Resigned to another argument, Jim slowly followed, closing the office door behind him. Wanting to delay the obvious, he looked at his superior. "How's Daryl, sir?"
Simon busied himself making coffee. "As well as can be expected, I suppose. On one hand, he's still scared and reacting to what nearly happened. On the other hand, he's trying to act like it was no big deal."
"And Joan?" Jim referred to Simon's estranged wife.
"Blaming it all on me," Simon sighed as he sat behind his desk. Motioning for Jim to sit, he continued. "I expected that, but it doesn't make it easier for me or for Daryl." He eyed the other man. "How are you doing?"
Jim automatically stiffened, then relaxed. "I didn't get any sleep last night. Everything was too...loud...bright. And I had another of those episodes of lost time as well. It lasted a little over two hours."
"Maybe you did get some sleep?" Simon hopefully asked.
"Standing in my kitchen, sir?"
Simon shook his head. "You're still determined to resign?"
"I don't see that I have a choice, sir," Jim replied. "I appreciate your concern, but I can't function in the field like this. There have been too many of these episodes lately."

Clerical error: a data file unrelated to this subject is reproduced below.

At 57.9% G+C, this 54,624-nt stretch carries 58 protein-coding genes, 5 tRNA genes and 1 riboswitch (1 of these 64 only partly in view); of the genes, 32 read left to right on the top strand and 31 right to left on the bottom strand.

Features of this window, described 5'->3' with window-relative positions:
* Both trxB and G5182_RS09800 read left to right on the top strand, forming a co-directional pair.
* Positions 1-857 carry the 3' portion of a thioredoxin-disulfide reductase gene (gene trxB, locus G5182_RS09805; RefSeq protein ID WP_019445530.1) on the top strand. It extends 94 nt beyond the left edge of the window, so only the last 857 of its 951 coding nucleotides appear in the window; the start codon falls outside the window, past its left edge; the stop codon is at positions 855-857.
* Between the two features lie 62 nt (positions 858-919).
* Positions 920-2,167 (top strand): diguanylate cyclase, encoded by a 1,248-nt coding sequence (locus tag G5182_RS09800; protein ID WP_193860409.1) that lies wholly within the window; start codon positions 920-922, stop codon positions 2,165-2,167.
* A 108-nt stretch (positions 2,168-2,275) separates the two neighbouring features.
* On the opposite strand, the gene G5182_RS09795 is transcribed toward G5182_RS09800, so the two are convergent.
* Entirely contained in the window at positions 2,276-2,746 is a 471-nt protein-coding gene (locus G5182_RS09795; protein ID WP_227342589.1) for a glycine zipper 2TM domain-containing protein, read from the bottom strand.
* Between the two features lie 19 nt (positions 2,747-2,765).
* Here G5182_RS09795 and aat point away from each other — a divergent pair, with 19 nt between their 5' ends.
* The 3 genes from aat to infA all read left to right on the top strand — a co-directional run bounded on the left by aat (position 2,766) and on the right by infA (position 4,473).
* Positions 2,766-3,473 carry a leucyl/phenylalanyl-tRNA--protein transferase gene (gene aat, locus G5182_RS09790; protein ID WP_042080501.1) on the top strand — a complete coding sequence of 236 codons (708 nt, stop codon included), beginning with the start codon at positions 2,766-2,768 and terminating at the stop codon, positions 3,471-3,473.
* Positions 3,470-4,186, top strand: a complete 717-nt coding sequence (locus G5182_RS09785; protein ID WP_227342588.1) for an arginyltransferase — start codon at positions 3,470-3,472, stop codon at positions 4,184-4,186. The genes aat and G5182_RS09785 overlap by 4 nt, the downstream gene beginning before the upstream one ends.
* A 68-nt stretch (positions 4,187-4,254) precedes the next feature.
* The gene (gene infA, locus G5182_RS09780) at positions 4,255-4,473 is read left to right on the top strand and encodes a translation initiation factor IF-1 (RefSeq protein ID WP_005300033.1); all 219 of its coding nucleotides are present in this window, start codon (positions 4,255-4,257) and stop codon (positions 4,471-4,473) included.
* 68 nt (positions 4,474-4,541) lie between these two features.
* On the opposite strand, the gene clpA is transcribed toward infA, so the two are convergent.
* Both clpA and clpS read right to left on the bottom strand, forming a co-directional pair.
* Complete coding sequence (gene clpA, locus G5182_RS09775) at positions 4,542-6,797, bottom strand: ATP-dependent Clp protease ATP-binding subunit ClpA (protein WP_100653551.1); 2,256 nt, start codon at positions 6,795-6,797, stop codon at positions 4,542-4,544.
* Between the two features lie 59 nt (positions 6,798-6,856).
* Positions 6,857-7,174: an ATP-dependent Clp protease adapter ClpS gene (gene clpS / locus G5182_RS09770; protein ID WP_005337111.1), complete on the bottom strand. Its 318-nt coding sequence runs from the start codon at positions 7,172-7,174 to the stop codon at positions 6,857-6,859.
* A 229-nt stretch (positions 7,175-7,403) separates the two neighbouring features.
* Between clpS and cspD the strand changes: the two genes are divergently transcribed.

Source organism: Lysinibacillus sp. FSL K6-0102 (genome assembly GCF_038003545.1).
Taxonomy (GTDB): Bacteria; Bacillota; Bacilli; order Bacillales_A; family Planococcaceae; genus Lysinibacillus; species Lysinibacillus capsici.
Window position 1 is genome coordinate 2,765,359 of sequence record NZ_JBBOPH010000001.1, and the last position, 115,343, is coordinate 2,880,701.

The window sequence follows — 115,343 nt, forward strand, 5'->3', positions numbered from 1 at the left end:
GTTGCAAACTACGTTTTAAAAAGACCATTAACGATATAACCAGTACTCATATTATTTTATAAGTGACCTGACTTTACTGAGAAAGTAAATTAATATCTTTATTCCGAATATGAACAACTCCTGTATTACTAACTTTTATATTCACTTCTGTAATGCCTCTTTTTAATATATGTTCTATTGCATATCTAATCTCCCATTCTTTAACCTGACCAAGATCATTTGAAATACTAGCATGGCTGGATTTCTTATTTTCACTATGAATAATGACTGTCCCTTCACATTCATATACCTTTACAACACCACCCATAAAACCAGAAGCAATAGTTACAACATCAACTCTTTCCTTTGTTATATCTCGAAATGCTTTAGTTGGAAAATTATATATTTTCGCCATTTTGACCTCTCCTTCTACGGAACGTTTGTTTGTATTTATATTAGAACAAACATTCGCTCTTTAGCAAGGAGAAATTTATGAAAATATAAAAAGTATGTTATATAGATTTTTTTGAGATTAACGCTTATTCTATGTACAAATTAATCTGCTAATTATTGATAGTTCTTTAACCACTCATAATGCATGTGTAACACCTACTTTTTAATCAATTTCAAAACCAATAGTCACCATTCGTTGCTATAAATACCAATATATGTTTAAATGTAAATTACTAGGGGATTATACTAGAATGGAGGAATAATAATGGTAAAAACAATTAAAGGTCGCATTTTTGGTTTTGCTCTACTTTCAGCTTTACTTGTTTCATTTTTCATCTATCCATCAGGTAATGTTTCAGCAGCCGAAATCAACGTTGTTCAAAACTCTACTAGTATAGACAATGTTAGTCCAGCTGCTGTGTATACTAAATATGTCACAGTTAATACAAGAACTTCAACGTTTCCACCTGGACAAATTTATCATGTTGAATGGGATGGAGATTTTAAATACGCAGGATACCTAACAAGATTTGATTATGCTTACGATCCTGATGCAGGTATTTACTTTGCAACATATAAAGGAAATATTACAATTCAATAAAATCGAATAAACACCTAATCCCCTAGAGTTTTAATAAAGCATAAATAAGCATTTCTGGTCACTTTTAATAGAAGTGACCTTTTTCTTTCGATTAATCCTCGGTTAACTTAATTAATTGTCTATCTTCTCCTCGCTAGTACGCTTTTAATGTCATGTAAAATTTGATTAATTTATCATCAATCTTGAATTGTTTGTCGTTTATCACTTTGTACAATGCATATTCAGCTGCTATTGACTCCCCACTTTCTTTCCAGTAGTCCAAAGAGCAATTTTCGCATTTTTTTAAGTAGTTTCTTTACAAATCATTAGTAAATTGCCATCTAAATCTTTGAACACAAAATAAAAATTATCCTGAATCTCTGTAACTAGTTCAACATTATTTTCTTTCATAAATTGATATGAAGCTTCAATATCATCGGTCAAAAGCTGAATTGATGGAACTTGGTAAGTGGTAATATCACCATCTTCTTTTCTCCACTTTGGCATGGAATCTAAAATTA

"But you still managed to stop Sarris a few weeks ago and Kincaid yesterday," Simon pointed out. "A lot of people are alive today because of you."
"These lost-time episodes are getting longer and occurring more frequently, Captain," Jim argued. "And I'm barely keeping from jumping out of my skin when I hear somebody two floors down slam a door." He glanced out the window. "The sun's barely shining through the clouds today, but I had to wear sunglasses when I left home." He shook his head. "I'm not fit for active duty. I'm too much of a danger and liability to be on the streets."
"That's still no need to resign!" Simon shouted. He saw Jim wince. "Sorry."
"Just another perfect example of what's wrong with me," Jim growled, rubbing his right ear..
"Jim, you’re one of the most skilled interrogators that I've ever seen," Simon gently pointed out. "And you have one fine analytical mind that's perfect for solving mysteries. AND you have more than an uncanny ability to get inside people's heads during interviews." He hesitated. "There's more to being a cop than being on the streets."
"Not for me, sir." Jim shook his head. "I appreciate what you're saying. But I can't be effective just sitting behind a desk."
Simon studied the other man, then wearily nodded. "I suppose you're right. What are you going to do?"
Jim shrugged. "I've got a few ideas. But until I finish the paperwork and see how things settle out, I'm not committing to anything."